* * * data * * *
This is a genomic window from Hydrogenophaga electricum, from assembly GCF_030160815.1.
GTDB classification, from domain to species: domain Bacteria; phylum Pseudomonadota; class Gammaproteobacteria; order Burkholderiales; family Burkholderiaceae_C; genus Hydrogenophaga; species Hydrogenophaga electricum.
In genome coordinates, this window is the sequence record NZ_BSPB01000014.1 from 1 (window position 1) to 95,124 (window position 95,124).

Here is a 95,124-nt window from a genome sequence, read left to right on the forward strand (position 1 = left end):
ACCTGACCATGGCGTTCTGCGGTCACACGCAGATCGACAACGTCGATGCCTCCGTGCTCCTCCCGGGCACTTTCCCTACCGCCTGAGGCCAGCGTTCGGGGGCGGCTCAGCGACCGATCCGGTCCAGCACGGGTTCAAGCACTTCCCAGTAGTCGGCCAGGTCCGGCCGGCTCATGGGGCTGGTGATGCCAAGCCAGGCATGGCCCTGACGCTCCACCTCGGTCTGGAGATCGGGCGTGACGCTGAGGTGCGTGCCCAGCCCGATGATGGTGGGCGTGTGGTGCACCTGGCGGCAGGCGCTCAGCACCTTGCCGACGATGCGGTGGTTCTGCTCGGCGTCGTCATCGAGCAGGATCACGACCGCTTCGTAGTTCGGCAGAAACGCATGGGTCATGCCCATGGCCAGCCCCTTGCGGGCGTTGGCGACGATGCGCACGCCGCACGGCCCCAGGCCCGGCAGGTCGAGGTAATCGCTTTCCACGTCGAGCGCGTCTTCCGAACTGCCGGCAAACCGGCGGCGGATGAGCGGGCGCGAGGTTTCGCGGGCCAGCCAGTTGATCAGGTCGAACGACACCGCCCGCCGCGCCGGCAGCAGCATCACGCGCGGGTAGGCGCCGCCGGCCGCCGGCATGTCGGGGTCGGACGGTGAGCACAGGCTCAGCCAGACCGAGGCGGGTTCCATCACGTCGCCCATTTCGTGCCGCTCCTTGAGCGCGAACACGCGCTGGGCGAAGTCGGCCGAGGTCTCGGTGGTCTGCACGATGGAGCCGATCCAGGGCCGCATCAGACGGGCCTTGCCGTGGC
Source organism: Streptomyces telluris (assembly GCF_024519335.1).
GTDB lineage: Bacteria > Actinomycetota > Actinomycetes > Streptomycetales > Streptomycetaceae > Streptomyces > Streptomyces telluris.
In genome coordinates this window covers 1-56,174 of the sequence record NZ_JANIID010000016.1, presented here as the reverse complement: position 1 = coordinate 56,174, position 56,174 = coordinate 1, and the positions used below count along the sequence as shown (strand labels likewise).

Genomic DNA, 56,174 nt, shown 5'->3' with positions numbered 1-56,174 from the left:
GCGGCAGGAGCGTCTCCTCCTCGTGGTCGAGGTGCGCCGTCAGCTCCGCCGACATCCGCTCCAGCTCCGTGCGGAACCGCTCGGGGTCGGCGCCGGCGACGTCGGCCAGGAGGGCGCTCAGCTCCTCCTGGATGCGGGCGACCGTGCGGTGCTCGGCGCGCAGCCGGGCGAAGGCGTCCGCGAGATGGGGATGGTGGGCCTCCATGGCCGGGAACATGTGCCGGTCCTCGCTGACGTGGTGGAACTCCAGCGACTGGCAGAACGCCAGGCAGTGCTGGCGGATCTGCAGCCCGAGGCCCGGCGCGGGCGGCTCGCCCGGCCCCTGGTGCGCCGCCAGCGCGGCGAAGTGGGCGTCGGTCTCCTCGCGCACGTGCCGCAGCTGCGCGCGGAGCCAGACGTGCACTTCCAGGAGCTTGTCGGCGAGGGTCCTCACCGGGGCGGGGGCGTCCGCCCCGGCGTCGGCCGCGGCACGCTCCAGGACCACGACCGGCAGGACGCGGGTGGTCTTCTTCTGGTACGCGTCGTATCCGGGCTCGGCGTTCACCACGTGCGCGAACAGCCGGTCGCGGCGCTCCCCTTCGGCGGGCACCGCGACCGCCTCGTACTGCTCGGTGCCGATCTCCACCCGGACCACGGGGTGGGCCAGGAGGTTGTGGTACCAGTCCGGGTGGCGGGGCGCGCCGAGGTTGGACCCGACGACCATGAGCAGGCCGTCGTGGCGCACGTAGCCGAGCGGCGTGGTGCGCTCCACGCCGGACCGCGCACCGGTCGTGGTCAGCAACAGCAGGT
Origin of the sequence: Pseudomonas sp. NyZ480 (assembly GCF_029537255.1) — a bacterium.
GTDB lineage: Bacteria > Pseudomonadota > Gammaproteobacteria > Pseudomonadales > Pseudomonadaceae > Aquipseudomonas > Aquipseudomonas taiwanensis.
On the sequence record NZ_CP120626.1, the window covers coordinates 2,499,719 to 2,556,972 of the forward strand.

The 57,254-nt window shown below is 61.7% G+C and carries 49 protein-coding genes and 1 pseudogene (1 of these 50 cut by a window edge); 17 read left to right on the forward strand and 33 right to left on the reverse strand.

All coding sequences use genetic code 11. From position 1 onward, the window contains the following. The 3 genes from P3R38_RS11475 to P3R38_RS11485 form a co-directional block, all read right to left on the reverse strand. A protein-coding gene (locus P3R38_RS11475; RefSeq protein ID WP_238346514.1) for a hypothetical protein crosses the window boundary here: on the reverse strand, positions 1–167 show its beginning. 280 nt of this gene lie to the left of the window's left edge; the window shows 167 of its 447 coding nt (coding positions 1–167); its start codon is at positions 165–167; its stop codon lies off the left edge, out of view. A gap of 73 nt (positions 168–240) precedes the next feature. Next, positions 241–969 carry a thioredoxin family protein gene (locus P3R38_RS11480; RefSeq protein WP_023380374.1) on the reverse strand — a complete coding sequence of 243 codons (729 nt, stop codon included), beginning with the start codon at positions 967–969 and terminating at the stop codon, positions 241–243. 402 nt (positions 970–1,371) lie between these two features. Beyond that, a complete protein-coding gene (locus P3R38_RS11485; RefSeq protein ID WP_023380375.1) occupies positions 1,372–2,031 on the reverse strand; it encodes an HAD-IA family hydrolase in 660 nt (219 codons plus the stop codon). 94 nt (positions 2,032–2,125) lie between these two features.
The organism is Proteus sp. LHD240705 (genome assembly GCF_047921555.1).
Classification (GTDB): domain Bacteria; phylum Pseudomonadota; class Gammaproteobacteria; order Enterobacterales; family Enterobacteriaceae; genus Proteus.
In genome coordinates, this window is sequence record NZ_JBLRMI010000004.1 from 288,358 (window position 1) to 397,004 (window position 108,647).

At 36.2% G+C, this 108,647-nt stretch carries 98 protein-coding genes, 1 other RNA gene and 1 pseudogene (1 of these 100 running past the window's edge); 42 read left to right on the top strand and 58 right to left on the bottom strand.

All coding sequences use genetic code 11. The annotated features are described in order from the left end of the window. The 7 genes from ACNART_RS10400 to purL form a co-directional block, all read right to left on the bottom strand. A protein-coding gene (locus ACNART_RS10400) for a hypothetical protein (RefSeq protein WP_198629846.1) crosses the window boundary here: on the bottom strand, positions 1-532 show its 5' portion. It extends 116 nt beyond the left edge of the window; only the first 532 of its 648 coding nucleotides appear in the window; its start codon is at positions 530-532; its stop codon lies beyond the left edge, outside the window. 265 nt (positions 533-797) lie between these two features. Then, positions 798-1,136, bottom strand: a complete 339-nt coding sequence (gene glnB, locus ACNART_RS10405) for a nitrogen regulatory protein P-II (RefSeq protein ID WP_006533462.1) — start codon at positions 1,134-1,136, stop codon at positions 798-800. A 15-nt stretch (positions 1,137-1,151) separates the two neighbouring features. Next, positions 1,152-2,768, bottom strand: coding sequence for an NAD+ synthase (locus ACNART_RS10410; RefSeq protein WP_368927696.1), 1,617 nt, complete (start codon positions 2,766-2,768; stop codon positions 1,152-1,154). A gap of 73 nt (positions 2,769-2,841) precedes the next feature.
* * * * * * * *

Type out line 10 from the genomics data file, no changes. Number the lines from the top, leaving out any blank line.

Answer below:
GCGGCAGGAGCGTCTCCTCCTCGTGGTCGAGGTGCGCCGTCAGCTCCGCCGACATCCGCTCCAGCTCCGTGCGGAACCGCTCGGGGTCGGCGCCGGCGACGTCGGCCAGGAGGGCGCTCAGCTCCTCCTGGATGCGGGCGACCGTGCGGTGCTCGGCGCGCAGCCGGGCGAAGGCGTCCGCGAGATGGGGATGGTGGGCCTCCATGGCCGGGAACATGTGCCGGTCCTCGCTGACGTGGTGGAACTCCAGCGACTGGCAGAACGCCAGGCAGTGCTGGCGGATCTGCAGCCCGAGGCCCGGCGCGGGCGGCTCGCCCGGCCCCTGGTGCGCCGCCAGCGCGGCGAAGTGGGCGTCGGTCTCCTCGCGCACGTGCCGCAGCTGCGCGCGGAGCCAGACGTGCACTTCCAGGAGCTTGTCGGCGAGGGTCCTCACCGGGGCGGGGGCGTCCGCCCCGGCGTCGGCCGCGGCACGCTCCAGGACCACGACCGGCAGGACGCGGGTGGTCTTCTTCTGGTACGCGTCGTATCCGGGCTCGGCGTTCACCACGTGCGCGAACAGCCGGTCGCGGCGCTCCCCTTCGGCGGGCACCGCGACCGCCTCGTACTGCTCGGTGCCGATCTCCACCCGGACCACGGGGTGGGCCAGGAGGTTGTGGTACCAGTCCGGGTGGCGGGGCGCGCCGAGGTTGGACCCGACGACCATGAGCAGGCCGTCGTGGCGCACGTAGCCGAGCGGCGTGGTGCGCTCCACGCCGGACCGCGCACCGGTCGTGGTCAGCAACAGCAGGT